I once was told by a former colleague that I would most definitely get back pain if I didn’t stop slumping in my L1 vertebra. Of course today I am still ‘slumping in my L1 vertebra’ and no, I don’t believe that it will ever cause me back pain. Because science says so (Christensen et al. 2008). One could argue whether or not she was able to tell that I was slumping at all or if the location she mentioned (L1) can be distinguished, etc. However, that is not the point I’m trying to make. Telling someone that they are ‘slumping in their L1’ and ‘it will cause you back problems in the long run’ can have a huge nocebo effect for a patient, not only in the present but also in the future.
Nocebo effects, the counterpart of placebo effects, are adverse events based on negative expectations. It is recognized that nocebo effects can occur during routine treatments and can be produced by, for instance, verbal communication and past treatment experiences (Finniss et al. 2010). Nocebo effects are a direct result of the psychosocial context or therapeutic environment on a patient’s mind, brain, and body (Colloca et al. 2012). It has been shown that nocebo effects trigger the activation of cholecystokinin, that, in turn, facilitates pain transmission. Furthermore, brain-imaging studies have found higher activation of the pain neuromatrix.
As a down to earth physiotherapist with knowledge of pain, I instantly knew that my colleague was wrong about ‘slumping in your L1 will cause you back pain’ and therefore I did not worry. However, patients do worry, especially when such information is delivered from healthcare professionals that they trust. As science tells us, negative verbal information can convert non-nociceptive stimulation into the experience of pain (Colloca et al. 2008), even to the same level as painful stimuli. So for patients, not posture, but the nocebo of the ‘advice’ can indeed cause or increase their back pain! This might, for instance, also play a role in the transition from acute pain into chronic pain. Importantly, the effects of nocebo-communication can be long-lasting (Rodriguez-Raecke et al. 2010) and bias further treatment.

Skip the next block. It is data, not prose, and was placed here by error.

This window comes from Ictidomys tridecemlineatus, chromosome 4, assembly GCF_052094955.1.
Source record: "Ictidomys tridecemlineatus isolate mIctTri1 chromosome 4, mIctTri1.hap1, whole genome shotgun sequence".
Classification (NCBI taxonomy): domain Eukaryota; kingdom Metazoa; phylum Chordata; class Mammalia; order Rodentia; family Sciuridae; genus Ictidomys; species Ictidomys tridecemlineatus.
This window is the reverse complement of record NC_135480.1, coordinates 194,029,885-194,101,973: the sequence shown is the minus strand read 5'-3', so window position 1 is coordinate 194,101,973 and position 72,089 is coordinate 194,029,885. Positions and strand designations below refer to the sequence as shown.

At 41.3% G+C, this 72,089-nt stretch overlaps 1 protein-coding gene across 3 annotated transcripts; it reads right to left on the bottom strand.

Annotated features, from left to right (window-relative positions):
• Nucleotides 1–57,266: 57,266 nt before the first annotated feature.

Patients, especially those with chronic pain, often have heard numerous of ‘diagnoses’ for their pain and therefore likely have heard some form of nocebo. Can you imagine how frightening it must be to be told: ‘your muscles are too long for your joints’, ‘your disc slips’, ‘your back is weak, so you should not bend this way’, etc. and how that influences the nocebo hyperalgesic response by activating the pain neuromatrix and endocrine system? (Colloca et al. 2007)
Furthermore, how will this affect patients’ further treatment?
As physiotherapists we try to do utmost for our patients. Not only because it’s ethical, but also because we care for our patients and our profession. No physiotherapist wants to be a ‘nocebo effect’ or say something that is a nocebo effect. So therefore, we should be aware of any ‘nocebo-talk’ we might say to our patients, of our perceptions and behavior. We should challenge the things we are taught and change it into placebo effects.
2016 Pain in Motion
Christensen et al. Spinal curves and health: a systematic critical review of the epidemiological literature dealing with associations between sagittal spinal curves and health. J Manipulative Physiol Ther. 2008 Nov-Dec;31(9):690-714.
Finniss DG, Kaptchuk TJ, Miller F, Benedetti F. Biological, clinical, and ethical advances of placebo effects. Lancet. 2010; 375(9715):686-695.
Colloca L, Finniss D. Nocebo Effects, Patient-Clinician Communication, and Therapeutic Outcomes. JAMA - 2012; 307(6):567-568
Colloca L, Sigaudo M, Benedetti F. The role of learning in nocebo and placebo
effects. Pain. 2008;136(1-2):211-218
Rodriguez-Raecke R, Doganci B, Breimhorst M, et al. Insular cortex activity is associated with effects of negative expectation on nociceptive long-term habituation. J Neurosci. 2010;30(34):11363-11368
Colloca L, Benedetti F. Nocebo hyperalgesia: how anxiety is turned into pain. Curr Opin Anaesthesiol. 2007 Oct;20(5):435-9.
Benson H., The nocebo effect: history and physiology. Prev Med. 1997 Sep-Oct;26(5 Pt 1):612-5.
Benedetti F, Lanotte M, Lopiano L, Colloca L. When words are painful: unraveling the mechanisms of the nocebo effect. Neuroscience. 2007 Jun 29;147(2):260-71.